Can food improve your mental health?

Can food improve your mental health?

The link between nutrition and mental health is still a new frontier for study but already there are some patterns emerging. We have researched and edited some interesting data...

The information below is quoted from the 2017 study 'Gut microbiota’s effect on mental health: The gut-brain axis'. Linked here

Gut health and mental health

Increasing evidence has associated gut microbiota to both gastrointestinal and extra gastrointestinal diseases. Dysbiosis and inflammation of the gut have been linked to causing several mental illnesses including anxiety and depression. Probiotics have the ability to restore normal microbial balance, and therefore have a potential role in the treatment and prevention of anxiety and depression.

The study looks at the effects of probiotics, antibiotics and prebiotics as well as referencing the importance of having as diverse a gut flora - delivering undamaged gut lining with low inflammation. So how do we achieve this?

Modern vs heritage foods

Our modern foods are not packing the nutritional punch that they used to. Factory farming and industrial preparation mean that we're eating more and getting less. This is explained in an article published in 2011 in Scientific American called 'Dirt Poor: Have Fruits and Vegetables Become Less Nutritious?'

In the article the author states “Efforts to breed new varieties of crops that provide greater yield, pest resistance and climate adaptability have allowed crops to grow bigger and more rapidly,” reported Davis, “but their ability to manufacture or uptake nutrients has not kept pace with their rapid growth.” There have likely been declines in other nutrients, too, he said, such as magnesium, zinc and vitamins B-6 and E.

What can be done? The key to healthier produce is healthier soil. Alternating fields between growing seasons to give land time to restore would be one important step. Also, foregoing pesticides and fertilisers in favour of organic growing methods is good for the soil, the produce and its consumers. Those who want to get the most nutritious fruits and vegetables should buy regularly from local organic farmers.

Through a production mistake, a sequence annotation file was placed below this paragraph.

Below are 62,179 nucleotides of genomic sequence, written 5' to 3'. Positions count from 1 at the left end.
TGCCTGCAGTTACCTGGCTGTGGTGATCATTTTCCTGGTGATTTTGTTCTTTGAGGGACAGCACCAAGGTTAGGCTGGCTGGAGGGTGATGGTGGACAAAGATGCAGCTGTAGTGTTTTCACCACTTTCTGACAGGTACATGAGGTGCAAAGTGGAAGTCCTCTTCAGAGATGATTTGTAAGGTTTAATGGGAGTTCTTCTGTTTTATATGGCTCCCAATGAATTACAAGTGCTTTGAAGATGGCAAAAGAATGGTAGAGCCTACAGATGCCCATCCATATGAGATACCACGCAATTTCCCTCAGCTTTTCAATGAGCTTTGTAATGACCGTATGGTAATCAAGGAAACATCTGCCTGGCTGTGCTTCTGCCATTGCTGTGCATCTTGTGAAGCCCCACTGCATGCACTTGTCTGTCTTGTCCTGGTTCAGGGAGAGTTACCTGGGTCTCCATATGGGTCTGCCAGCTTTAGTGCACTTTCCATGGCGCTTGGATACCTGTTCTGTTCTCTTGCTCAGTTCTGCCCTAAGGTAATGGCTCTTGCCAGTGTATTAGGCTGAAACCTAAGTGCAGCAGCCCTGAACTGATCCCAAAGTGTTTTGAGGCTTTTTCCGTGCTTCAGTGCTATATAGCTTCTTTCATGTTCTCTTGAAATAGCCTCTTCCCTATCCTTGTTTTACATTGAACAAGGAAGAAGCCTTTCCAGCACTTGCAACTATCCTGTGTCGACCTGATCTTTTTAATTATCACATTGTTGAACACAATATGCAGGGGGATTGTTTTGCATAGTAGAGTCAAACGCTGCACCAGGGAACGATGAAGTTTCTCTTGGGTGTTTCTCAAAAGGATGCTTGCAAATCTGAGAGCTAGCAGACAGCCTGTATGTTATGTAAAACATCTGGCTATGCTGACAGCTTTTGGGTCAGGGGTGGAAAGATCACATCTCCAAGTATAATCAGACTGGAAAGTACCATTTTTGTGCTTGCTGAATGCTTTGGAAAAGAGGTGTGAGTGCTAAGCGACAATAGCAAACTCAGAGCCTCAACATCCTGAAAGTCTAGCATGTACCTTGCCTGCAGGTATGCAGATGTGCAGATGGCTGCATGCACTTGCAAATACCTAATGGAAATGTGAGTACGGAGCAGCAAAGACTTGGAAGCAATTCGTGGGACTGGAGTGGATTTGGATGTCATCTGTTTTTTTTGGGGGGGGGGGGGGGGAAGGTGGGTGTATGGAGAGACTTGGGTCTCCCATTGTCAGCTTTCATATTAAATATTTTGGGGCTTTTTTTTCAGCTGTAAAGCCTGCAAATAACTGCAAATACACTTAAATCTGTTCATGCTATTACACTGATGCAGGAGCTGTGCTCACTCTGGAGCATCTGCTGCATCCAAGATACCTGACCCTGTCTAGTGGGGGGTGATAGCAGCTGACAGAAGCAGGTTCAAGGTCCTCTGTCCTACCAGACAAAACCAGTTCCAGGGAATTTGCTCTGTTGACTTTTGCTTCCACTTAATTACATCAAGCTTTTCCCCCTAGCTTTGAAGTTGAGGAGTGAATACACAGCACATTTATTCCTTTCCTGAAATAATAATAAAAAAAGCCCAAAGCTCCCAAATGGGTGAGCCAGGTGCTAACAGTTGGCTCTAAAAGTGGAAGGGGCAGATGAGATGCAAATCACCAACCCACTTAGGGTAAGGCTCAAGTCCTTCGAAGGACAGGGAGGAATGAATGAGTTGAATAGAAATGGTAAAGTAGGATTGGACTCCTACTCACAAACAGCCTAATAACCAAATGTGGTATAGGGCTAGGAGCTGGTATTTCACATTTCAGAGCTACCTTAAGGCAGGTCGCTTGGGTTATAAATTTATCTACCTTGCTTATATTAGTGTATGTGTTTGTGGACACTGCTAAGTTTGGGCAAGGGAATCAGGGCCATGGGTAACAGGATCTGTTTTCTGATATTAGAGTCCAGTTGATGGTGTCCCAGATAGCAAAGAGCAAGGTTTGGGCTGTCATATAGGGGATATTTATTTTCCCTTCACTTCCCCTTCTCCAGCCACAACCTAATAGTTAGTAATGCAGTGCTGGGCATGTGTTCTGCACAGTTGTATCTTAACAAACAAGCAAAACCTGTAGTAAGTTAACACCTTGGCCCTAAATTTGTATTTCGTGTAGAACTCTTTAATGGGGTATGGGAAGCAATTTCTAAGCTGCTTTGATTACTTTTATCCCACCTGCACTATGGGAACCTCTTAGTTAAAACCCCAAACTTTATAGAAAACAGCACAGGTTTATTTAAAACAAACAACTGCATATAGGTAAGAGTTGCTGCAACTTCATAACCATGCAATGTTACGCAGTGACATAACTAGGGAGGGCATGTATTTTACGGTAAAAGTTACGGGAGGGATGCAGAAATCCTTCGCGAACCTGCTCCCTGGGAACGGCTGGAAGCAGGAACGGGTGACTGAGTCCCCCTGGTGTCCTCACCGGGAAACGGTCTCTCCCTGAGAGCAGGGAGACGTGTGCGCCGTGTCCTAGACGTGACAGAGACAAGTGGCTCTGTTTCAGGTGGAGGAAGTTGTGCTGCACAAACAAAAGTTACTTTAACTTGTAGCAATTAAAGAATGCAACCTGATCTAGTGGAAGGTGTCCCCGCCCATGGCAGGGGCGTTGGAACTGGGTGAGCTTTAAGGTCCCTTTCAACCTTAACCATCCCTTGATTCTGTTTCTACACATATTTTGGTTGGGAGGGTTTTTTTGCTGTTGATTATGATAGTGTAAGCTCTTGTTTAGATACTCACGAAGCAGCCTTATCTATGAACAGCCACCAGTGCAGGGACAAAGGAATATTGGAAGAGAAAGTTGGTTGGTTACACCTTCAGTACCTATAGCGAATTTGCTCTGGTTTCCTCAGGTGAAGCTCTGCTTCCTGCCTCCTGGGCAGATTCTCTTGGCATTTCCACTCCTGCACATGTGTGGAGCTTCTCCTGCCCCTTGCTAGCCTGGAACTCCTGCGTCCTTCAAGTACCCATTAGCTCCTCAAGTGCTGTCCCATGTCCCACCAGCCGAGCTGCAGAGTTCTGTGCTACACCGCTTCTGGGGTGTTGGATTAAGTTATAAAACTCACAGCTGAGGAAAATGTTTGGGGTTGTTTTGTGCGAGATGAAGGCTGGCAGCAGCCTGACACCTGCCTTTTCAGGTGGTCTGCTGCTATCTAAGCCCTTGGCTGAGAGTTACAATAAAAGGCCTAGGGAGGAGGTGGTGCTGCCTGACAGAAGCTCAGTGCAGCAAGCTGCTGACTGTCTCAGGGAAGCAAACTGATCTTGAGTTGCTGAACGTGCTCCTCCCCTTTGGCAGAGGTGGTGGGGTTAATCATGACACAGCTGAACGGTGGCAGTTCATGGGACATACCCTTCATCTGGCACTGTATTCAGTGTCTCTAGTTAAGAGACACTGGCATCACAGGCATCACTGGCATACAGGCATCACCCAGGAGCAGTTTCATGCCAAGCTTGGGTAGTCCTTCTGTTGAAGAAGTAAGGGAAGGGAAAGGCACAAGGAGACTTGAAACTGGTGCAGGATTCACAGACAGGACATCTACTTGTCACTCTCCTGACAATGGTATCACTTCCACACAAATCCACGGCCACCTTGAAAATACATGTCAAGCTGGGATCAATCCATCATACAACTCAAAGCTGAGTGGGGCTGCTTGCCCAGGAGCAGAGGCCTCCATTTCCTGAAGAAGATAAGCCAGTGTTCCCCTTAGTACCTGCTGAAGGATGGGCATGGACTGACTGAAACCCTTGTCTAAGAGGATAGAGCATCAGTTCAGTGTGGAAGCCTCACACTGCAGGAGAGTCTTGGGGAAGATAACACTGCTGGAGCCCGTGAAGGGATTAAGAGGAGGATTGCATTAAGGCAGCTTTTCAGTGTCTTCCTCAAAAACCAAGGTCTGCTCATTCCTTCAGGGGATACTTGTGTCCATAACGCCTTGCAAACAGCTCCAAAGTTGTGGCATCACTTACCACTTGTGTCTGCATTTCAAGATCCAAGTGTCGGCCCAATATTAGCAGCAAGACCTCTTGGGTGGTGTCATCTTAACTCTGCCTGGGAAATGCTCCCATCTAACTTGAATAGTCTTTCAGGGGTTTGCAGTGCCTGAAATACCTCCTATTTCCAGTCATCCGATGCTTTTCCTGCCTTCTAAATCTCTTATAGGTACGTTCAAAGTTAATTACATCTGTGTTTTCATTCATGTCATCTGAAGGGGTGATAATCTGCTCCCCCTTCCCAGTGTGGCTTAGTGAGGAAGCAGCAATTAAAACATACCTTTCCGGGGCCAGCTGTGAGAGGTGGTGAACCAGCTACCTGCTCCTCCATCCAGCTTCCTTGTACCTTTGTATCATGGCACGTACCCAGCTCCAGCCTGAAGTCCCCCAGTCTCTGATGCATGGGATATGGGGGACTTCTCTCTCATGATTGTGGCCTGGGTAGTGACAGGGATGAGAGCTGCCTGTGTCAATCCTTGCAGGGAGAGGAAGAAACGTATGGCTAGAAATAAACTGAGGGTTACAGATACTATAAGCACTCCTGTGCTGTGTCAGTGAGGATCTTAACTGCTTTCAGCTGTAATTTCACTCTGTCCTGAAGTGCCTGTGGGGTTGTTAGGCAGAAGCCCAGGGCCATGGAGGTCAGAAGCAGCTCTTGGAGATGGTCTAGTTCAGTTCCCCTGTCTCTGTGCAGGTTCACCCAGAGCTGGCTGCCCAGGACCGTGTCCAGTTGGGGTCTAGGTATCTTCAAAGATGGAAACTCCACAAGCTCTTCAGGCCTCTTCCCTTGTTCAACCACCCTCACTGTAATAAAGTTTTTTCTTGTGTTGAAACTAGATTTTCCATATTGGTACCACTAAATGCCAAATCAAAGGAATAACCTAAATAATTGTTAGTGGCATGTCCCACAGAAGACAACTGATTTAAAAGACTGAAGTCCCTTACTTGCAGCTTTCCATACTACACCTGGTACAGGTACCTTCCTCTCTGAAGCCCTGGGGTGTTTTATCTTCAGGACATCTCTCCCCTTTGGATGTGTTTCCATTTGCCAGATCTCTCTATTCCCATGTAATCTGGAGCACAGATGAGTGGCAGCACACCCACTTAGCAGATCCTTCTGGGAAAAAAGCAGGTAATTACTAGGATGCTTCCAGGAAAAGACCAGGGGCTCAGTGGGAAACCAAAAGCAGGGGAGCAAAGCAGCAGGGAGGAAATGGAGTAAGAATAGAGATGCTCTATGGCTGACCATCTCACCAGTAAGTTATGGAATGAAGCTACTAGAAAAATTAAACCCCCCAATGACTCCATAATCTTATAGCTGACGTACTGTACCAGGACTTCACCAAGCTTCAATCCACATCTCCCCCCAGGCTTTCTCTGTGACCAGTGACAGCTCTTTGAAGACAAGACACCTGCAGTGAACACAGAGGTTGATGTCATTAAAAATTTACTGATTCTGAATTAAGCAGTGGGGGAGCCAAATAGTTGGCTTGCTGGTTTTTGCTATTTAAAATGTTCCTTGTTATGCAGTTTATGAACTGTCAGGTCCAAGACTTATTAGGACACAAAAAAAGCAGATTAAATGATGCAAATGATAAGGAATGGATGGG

The same applies to meats. We need heritage breeds, living longer on the land, fed a natural diet and interacting with the ecosystem to add complexity and diversity.

Animal based foods and mental nutrition

We know we all need to source our foods with more care but what about the macro effect of meats, grains and vegetables on our mental health?

A large study from April 2020 looked into this with frightening results.

The study linked here called 'Meat and mental health: a systematic review of meat abstention and depression, anxiety, and related phenomena' reached the following conclusions.

"The majority of studies showed that those who avoided meat consumption had significantly higher rates or risk of depression, anxiety, and/or self-harm behaviours. There was mixed evidence for temporal relations, but study designs and a lack of rigour precluded inferences of causal relations. Our study does not support meat avoidance as a strategy to benefit psychological health."

So why could this be the case?

There are 2 possibilities here, one is that the diet is causing the mental health problem and the other is that the mental health problem is influencing the diet. Either is possible and it may be a combination.